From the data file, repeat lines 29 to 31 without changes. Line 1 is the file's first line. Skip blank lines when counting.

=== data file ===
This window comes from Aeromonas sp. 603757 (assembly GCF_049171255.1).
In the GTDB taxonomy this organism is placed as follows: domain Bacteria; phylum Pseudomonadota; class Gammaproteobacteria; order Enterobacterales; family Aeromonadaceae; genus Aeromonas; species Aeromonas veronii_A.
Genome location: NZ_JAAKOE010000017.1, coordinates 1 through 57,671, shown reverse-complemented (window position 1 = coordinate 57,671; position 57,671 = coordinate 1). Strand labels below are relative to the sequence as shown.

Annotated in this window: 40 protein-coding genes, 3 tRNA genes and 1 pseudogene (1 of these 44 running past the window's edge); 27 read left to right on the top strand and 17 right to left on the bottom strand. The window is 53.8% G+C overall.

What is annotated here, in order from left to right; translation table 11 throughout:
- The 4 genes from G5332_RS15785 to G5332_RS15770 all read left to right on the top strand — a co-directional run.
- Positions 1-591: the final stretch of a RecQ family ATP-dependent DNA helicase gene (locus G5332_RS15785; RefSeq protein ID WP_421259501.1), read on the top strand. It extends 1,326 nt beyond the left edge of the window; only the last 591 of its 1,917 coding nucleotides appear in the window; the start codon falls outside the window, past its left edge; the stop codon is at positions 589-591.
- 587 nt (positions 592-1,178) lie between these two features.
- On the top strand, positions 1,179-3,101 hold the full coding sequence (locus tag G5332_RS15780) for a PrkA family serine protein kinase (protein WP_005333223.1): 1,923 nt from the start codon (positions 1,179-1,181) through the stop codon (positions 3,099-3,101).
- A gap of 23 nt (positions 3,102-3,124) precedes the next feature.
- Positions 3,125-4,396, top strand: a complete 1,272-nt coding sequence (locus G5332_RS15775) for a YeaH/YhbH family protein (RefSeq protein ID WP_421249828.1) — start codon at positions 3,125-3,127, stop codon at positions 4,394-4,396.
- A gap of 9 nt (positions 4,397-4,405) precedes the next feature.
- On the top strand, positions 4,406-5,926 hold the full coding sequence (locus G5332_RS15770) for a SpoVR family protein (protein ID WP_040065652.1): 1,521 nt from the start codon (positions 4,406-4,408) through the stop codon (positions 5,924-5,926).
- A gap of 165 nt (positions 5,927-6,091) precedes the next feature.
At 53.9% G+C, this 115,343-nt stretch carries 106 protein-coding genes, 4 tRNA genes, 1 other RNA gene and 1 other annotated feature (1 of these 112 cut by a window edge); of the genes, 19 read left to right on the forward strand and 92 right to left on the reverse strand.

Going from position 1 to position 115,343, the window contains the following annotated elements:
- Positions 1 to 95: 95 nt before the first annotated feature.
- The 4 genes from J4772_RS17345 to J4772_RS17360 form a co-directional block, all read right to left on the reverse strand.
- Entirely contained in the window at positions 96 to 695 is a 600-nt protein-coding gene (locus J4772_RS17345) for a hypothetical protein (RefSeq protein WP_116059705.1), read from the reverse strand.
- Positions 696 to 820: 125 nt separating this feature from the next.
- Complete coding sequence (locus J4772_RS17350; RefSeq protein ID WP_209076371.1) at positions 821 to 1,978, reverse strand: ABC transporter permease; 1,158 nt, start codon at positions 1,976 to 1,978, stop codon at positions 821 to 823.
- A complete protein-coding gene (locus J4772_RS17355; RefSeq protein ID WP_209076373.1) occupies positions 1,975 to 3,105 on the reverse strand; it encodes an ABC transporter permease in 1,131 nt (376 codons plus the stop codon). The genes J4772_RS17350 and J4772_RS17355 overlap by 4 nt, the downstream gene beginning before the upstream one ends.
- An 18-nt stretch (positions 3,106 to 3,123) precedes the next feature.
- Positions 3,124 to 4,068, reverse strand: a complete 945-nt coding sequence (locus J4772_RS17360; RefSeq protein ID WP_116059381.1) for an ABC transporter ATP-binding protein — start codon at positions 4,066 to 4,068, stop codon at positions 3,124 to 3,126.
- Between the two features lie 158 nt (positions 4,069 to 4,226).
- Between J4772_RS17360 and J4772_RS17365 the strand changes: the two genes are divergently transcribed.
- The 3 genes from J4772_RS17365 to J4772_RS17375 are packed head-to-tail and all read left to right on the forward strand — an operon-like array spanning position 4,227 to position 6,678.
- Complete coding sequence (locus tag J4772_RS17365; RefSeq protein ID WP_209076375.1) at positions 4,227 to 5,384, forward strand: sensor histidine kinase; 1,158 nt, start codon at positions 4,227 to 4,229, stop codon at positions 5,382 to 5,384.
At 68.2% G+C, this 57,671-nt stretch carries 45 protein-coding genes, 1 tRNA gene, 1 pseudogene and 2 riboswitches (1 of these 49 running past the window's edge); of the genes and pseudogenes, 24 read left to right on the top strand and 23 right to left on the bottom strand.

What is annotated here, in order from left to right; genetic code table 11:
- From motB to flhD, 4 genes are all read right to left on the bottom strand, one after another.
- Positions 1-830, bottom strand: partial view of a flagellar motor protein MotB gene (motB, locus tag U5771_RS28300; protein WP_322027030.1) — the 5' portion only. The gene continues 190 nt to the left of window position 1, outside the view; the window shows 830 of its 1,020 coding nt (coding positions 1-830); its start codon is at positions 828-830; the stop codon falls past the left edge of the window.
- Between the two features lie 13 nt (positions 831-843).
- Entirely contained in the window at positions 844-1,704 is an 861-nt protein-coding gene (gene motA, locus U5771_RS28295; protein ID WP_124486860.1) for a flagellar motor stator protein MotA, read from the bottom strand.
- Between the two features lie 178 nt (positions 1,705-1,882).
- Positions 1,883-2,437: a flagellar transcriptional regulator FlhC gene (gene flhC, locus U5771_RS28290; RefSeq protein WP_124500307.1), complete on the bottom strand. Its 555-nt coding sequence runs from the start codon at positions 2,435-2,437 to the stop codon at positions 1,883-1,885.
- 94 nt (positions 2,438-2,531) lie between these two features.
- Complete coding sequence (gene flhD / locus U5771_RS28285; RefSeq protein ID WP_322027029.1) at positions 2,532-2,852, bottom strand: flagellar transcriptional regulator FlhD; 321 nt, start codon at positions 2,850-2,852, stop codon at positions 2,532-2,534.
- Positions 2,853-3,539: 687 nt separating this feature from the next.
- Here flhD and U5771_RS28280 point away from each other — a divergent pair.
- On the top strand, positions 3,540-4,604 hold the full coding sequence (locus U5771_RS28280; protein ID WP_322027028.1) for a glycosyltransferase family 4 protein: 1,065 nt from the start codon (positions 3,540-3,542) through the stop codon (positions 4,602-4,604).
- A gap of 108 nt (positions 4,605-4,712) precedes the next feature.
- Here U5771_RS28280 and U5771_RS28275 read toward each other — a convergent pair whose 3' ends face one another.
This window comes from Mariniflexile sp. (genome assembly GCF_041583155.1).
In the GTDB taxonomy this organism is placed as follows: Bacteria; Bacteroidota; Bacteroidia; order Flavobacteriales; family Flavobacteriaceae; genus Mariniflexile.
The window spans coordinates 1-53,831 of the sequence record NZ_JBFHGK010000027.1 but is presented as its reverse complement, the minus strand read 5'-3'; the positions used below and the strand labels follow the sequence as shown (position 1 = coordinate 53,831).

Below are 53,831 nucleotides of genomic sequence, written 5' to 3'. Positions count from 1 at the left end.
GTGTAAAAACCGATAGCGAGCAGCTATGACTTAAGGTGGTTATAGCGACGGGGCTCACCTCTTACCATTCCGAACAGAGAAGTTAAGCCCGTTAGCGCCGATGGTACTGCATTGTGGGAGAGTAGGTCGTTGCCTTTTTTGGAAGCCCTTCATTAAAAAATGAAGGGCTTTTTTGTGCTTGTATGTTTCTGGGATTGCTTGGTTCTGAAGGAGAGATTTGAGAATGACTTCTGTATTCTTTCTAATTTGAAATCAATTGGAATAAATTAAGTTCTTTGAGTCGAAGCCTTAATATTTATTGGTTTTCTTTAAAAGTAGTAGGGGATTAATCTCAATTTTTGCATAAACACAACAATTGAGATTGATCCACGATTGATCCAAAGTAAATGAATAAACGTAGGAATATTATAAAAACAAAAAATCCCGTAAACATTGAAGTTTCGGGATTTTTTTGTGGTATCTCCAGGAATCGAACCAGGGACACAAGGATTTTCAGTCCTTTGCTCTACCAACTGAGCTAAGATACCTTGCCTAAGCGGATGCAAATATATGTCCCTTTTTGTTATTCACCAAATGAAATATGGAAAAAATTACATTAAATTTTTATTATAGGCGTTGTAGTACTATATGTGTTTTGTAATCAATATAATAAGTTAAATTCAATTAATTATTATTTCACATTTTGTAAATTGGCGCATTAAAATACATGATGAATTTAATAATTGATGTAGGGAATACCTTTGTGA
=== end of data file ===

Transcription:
At 68.2% G+C, this 57,671-nt stretch carries 45 protein-coding genes, 1 tRNA gene, 1 pseudogene and 2 riboswitches (1 of these 49 running past the window's edge); of the genes and pseudogenes, 24 read left to right on the top strand and 23 right to left on the bottom strand.

What is annotated here, in order from left to right; genetic code table 11:
- From motB to flhD, 4 genes are all read right to left on the bottom strand, one after another.